Menachem Begin

Menachem Begin (Hebrew: מְנַחֵם בֵּגִין Menaḥem Begin (IPA: [menaˈχem ˈbeɡin] (listen)); Polish: Mieczysław Biegun (Polish birth name), Polish: Menachem Begin (Polish documents, 1931–1937);[1] Russian: Менахем Вольфович Бегин Menakhem Volfovich Begin; 16 August 1913 – 9 March 1992) was an Israeli politician, founder of Likud and the sixth Prime Minister of Israel. Before the creation of the state of Israel, he was the leader of the Zionist militant group Irgun, the Revisionist breakaway from the larger Jewish paramilitary organization Haganah. He proclaimed a revolt, on 1 February 1944, against the British mandatory government, which was opposed by the Jewish Agency. As head of the Irgun, he targeted the British in Palestine.[2] Later, the Irgun fought the Arabs during the 1947–48 Civil War in Mandatory Palestine and its chief Begin was also noted as "leader of the notorious terrorist organisation" by the British government and banned from entering the United Kingdom.[3]

Menachem Begin
Begin in 1979
6th Prime Minister of Israel
In office
20 June 1977  10 October 1983
PresidentEphraim Katzir
Yitzhak Navon
Chaim Herzog
Preceded byYitzhak Rabin
Succeeded byYitzhak Shamir
Ministerial roles
1967–1970Minister in the PM's Office
1980–1981Minister of Defense
1983Minister of Defense
Faction represented in the Knesset
1948–1965Herut
1965–1973Gahal
1973–1981Likud
Personal details
Born(1913-08-16)16 August 1913
Brest, Russian Empire
Died9 March 1992(1992-03-09) (aged 78)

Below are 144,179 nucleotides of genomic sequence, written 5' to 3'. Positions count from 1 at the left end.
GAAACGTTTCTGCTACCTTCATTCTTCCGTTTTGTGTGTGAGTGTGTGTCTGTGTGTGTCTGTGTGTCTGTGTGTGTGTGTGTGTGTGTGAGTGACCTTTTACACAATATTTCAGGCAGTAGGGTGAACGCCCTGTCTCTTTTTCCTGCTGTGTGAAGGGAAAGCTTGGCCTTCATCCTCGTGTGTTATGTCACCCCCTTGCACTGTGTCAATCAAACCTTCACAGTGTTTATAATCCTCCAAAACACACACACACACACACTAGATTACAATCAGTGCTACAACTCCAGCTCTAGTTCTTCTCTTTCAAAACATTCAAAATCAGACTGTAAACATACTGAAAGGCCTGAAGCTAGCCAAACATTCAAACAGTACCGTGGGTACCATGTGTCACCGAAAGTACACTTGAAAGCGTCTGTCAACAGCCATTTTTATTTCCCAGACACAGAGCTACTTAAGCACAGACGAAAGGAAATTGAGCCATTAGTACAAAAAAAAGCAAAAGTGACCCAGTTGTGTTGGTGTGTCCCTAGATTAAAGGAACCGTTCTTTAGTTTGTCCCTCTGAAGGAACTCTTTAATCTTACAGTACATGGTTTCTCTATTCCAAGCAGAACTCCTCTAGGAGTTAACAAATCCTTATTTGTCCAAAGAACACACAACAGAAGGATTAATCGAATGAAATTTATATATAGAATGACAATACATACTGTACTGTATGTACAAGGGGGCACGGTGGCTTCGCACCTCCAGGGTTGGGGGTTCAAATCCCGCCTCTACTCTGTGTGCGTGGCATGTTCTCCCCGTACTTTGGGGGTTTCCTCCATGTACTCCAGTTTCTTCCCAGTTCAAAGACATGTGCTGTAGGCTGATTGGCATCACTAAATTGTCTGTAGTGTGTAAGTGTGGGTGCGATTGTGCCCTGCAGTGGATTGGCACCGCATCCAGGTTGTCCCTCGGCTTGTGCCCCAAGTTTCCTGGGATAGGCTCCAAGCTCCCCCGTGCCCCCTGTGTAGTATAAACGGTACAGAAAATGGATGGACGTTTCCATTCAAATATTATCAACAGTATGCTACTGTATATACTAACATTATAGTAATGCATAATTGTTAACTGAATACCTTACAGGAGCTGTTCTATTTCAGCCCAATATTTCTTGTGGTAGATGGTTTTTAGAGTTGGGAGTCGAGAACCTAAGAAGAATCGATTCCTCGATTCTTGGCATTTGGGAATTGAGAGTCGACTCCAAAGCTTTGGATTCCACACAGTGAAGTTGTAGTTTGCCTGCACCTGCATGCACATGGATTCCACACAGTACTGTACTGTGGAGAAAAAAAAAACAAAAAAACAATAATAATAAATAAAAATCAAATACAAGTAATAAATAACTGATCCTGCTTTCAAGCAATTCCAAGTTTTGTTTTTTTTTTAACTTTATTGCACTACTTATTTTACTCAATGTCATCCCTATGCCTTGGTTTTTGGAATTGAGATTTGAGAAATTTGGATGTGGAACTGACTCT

Tel Aviv, Israel
Spouse(s)
(m. 1939; died 1982)
ChildrenZe'ev Binyamin
Hasia
Leah
Alma materUniversity of Warsaw
Signature
Military service
Allegiance Poland
Yishuv
Branch/service Anders' Army (1941–42)
Irgun (1943–48)
Rank Corporal
Leader of the Irgun
Battles/wars

Begin was elected to the first Knesset, as head of Herut, the party he founded, and was at first on the political fringe, embodying the opposition to the Mapai-led government and Israeli establishment. He remained in opposition in the eight consecutive elections (except for a national unity government around the Six-Day War), but became more acceptable to the political center. His 1977 electoral victory and premiership ended three decades of Labor Party political dominance.

Begin's most significant achievement as Prime Minister was the signing of a peace treaty with Egypt in 1979, for which he and Anwar Sadat shared the Nobel Prize for Peace. In the wake of the Camp David Accords, the Israel Defense Forces (IDF) withdrew from the Sinai Peninsula, which was captured from Egypt in the Six-Day War. Later, Begin's government promoted the construction of Israeli settlements in the West Bank and the Gaza Strip. Begin authorized the bombing of the Osirak nuclear plant in Iraq and the invasion of Lebanon in 1982 to fight PLO strongholds there, igniting the 1982 Lebanon War. As Israeli military involvement in Lebanon deepened, and the Sabra and Shatila massacre, carried out by Christian Phalangist militia allies of the Israelis, shocked world public opinion,[4] Begin grew increasingly isolated.[5] As IDF forces remained mired in Lebanon and the economy suffered from hyperinflation, the public pressure on Begin mounted. Depressed by the death of his wife Aliza in November 1982, he gradually withdrew from public life, until his resignation in October 1983.